It’s worth noting that RSUs are different from “stock options.” This is when an employer gives you the opportunity to buy company shares at a set price. With RSUs, you don’t pay anything to the company; you receive the shares automatically based on the vesting schedule.

Can you negotiate for RSUs?

Asking for RSUs can be a valuable strategy for negotiating compensation with your employer. A good time to express interest in this form of compensation is when you’re taking a new job or getting a promotion. Asking for RSUs can demonstrate your personal commitment to the company, since shares vest after a set timeframe. 

Even if your company doesn’t offer a stock purchase plan for employees, it doesn’t hurt to ask if you can receive RSUs as part of a promotion or new role. Gaining equity in the company is a great way to increase the long-term value of your compensation.

How to take advantage of RSUs

When your RSU shares vest, it’s not the same as receiving cash. The value of the shares is directly tied to your company’s stock price. As noted earlier, if you have 1,000 shares at a value of $10 each, your vested shares are initially worth $10,000. You could sell those stocks to “cash out,” putting the money directly into your bank account. Or, you could maintain the investment.

If the stock price goes up, so will the value of your vested shares. Of course, if the company’s stock value goes down, your portfolio will also lose value. When RSUs are vested over a period of several years, it isn’t unusual for the value to vary from year to year. While the share value may have been $10 in year one, it could be $8 in year two, $15 in year three and $23 in year four.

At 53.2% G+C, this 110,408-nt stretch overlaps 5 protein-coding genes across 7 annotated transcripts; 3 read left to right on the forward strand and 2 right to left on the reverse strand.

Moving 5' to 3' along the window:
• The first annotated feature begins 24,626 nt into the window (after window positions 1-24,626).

Deciding whether to buy or sell your stock after it has vested can depend on several factors. In some cases, you might need the extra money immediately to help pay off credit card debt. Or, you might want to wait for the stock to increase in value so you can save toward a big financial goal, like buying a house.

Either way, financial planners generally recommend diversification of your stock portfolio. Investing in several different stocks, rather than keeping all your money in your company’s stock, may mitigate extreme ups and downs in your stock value. You won’t be putting all your eggs into one basket. You could reduce your portfolio’s risk by selling some of your company stock to invest in other stocks or mutual funds.

How do RSUs affect your taxes?

While RSUs can add a substantial “bonus” to your bank account, you don’t want them to land you in trouble with the IRS. You do have to pay taxes when your shares vest. The IRS considers RSUs to be equity-based compensation and taxes them as income in the year you receive them.